2019 BOG Candidate Statements

August 2019 – Vol. 38, No. 7

Candidates for BOG Chair-Elect

Chair-Elect Candidate David S. Boisoneau, MD 

What is the greatest challenge our specialty is currently facing and how would you advocate for action through member engagement?

I feel that our greatest challenge, and it’s not unique to our specialty, is physician burnout and remaining fully dedicated to medicine. There are multiple daily, even hourly, factors that contribute to this overall feeling of physicians losing contact with their patients and even themselves. The medical environment in the U.S. is brutal right now, between increasing regulations, physicians being tethered to their electronic health records, and payers bringing productivity to a halt with prior authorizations and other requirements. Large hospital systems and corporate medical practices continue to expand in an effort to combat these problems but unfortunately do nothing to enhance physician autonomy or wellness. I applaud recent efforts by the BOG to address this, including panel discussions at the Leadership Forum and increased grassroots outreach to all members. Changing whole cultures and organizations may be impossible, so let’s focus on the individual physician mindset!

What initiatives would you recommend strengthening the relationship and engagement opportunities between AAO-HNS state, local, and specialty BOG societies?

This is an easy question to answer because the entire core mission of the BOG literally is to strengthen relationship and engagement opportunities. Multiple initiatives already exist and are becoming robust every year. The Regional Representative Program, which I was an original member of, is a perfect example of an initiative that grew out of a need to engage all representative societies on a regional basis. It continues to flourish and expand, especially with the inclusion of a Specialty Society Representative. I currently serve as Chair of the BOG Legislative Affairs Committee, and we are strengthening our social media presence and using advanced communication strategies to quickly amplify important legislative efforts to all AAO-HNS members. These are only two examples of the many efforts the BOG has made in fully engaging all societies. I look forward to working with a great team to continue these productive relationships.

Chair-Elect Candidate Lance A. Manning, MD

What is the greatest challenge our specialty is currently facing, and how would you advocate for action through member engagement?

There are certainly many challenges facing our specialty, including physician burnout, practice sustainability in the face of declining reimbursement, time demands from uncompensated tasks such as EHR data entry and nonclinical paper work, managing quality measure incentives, the burden of nonsurgical care of a rapidly expanding older population, and cost barriers to optimized patient treatment.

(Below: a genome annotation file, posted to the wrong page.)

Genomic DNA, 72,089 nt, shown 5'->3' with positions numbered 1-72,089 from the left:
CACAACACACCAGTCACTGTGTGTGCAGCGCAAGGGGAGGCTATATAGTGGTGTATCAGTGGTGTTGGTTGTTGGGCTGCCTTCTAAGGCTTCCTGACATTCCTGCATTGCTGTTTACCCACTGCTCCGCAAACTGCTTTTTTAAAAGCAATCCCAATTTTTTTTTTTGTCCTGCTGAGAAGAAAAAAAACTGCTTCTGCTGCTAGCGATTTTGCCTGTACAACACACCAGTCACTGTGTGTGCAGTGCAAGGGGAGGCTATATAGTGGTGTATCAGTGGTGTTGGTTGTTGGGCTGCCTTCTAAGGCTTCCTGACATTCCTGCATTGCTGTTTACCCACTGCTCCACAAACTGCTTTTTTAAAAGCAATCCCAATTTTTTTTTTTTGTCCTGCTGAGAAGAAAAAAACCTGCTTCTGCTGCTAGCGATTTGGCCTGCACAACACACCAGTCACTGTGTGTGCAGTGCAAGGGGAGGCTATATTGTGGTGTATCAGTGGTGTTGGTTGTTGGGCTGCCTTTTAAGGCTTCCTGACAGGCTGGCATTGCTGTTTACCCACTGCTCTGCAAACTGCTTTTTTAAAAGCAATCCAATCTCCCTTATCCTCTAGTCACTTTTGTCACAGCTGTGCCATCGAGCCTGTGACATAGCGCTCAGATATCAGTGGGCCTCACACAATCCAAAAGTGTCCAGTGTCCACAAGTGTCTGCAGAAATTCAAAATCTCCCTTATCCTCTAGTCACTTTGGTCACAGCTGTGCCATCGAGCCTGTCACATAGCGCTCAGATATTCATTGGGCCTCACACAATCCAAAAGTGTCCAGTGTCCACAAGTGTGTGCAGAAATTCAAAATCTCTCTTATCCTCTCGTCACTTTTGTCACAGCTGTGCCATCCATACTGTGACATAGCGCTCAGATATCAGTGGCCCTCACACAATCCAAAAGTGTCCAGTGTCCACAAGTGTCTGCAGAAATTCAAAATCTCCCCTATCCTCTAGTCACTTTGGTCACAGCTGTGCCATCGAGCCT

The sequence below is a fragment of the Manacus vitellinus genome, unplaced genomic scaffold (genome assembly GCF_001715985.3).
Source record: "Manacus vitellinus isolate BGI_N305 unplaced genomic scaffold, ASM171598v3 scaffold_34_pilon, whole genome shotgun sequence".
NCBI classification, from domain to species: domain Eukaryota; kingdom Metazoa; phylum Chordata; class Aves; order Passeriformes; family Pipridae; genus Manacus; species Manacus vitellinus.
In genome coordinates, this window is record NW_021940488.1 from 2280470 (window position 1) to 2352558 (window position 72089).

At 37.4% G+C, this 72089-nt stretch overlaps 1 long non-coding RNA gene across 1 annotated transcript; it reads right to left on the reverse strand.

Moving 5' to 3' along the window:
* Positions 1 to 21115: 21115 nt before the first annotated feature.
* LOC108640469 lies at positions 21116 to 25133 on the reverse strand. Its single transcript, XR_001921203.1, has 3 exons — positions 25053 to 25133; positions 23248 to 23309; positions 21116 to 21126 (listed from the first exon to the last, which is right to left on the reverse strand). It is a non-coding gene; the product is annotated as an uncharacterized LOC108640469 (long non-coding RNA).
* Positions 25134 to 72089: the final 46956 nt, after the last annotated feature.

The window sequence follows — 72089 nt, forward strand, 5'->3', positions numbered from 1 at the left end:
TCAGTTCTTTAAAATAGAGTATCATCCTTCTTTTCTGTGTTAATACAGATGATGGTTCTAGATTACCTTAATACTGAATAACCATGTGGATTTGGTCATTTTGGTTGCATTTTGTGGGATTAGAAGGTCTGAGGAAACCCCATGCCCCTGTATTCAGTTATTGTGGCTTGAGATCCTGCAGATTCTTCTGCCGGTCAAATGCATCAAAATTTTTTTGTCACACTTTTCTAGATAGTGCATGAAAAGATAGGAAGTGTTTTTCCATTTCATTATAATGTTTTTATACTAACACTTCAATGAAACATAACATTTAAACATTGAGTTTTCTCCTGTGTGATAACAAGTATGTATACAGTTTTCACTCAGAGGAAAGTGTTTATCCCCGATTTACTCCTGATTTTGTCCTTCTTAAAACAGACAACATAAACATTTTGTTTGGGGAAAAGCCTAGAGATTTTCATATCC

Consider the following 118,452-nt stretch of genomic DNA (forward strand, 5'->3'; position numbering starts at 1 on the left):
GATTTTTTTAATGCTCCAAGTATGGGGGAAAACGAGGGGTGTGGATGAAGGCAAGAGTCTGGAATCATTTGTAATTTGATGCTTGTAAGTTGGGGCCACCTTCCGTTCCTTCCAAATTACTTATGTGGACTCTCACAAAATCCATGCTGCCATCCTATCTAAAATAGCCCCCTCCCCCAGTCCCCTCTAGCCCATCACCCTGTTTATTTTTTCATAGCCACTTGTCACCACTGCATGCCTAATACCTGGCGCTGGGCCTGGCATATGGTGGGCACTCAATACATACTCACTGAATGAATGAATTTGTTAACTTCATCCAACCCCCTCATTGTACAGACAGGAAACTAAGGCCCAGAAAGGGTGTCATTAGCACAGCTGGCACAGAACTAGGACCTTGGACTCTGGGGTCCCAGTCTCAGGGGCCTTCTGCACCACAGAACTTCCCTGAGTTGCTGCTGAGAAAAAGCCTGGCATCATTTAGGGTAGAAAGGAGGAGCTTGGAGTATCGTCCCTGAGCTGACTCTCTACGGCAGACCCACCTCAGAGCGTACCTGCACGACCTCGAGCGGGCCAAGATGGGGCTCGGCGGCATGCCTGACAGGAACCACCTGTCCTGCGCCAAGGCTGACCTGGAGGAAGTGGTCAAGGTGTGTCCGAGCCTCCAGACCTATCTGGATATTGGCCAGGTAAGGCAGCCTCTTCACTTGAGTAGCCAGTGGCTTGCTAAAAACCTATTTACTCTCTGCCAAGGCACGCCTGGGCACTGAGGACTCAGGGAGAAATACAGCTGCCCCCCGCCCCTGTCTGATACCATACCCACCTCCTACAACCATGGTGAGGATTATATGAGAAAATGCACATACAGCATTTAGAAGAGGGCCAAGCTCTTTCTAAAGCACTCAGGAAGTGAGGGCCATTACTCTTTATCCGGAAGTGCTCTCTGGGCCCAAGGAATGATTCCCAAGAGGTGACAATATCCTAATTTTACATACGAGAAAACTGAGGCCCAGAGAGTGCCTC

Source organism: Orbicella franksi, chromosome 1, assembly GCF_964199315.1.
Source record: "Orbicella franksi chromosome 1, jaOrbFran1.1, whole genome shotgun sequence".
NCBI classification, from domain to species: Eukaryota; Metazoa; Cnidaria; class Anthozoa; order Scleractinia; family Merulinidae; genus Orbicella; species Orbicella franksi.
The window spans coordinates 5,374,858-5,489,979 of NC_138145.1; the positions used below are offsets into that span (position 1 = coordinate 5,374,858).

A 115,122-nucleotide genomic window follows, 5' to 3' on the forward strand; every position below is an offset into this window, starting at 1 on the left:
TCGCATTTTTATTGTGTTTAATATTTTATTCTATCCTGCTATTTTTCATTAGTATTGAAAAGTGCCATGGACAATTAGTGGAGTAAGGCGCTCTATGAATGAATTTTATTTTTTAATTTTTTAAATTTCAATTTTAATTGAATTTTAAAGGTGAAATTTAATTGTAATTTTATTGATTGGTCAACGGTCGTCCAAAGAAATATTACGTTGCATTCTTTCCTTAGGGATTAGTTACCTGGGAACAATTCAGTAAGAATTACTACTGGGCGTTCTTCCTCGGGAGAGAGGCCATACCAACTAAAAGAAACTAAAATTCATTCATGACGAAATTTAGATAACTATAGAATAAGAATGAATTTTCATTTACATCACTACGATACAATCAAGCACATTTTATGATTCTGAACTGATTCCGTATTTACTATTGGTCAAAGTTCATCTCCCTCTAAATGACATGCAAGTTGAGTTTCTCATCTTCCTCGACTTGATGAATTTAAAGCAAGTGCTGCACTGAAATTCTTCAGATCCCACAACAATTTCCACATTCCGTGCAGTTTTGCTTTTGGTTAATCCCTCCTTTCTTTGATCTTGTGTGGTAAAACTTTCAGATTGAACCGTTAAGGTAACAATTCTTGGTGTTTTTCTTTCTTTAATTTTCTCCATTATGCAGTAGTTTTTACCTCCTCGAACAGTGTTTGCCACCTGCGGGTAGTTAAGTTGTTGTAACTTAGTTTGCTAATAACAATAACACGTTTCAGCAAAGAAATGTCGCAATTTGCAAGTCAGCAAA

However, central to nearly all of these is divisiveness. The time demands of mundane nonclinical tasks and productivity requirements can divide us from meaningful time with our loved ones. EMR and technology can divide us from personal interaction with our patients. Third party interference in coverage of services can divide us from the ability to provide timely, appropriate treatment.

My plea is for members of all types in all stations to actively engage with the BOG to combat this divisiveness. We must continue to come together from academic and nonacademic practices, across every subspecialty, and at varying stages of our respective careers, to share best practices, to advocate for health policy that best serves our patients, and to stay mutually informed of the changes in the healthcare marketplace so as to proactively shape the future of our specialty. Ultimately, these efforts will free us to focus on what we do well—provide the best possible otolaryngology care.

What initiatives would you recommend to strengthen relationship and engagement opportunities between AAO-HNS state, local, and specialty BOG societies?

My experience ranges from from being the managing partner of a successful otolaryngology private practice, to the chief-of-staff for a large multi-hospital health system, to consultant in the founding of a multi-state Clinically Integrated Network, to director on the managing boards of several large physician payment organizations, to health policy consultant, and to many Academy positions including:

  • BOG SEGR Chairman
  • BOG Executive Committee
  • BOG Regional Representative
  • BOG Legislative State Representative
  • Physician Payment Policy Workgroup (3P)
  • Practice Management Education Committee Chair
  • Education Steering Committee
  • RUC/CPT Advisory Team
  • Annual Meeting Program Committee-General Otolaryngology Chair
  • Instructional Course Advisory Committee
  • Medical Informatics Committee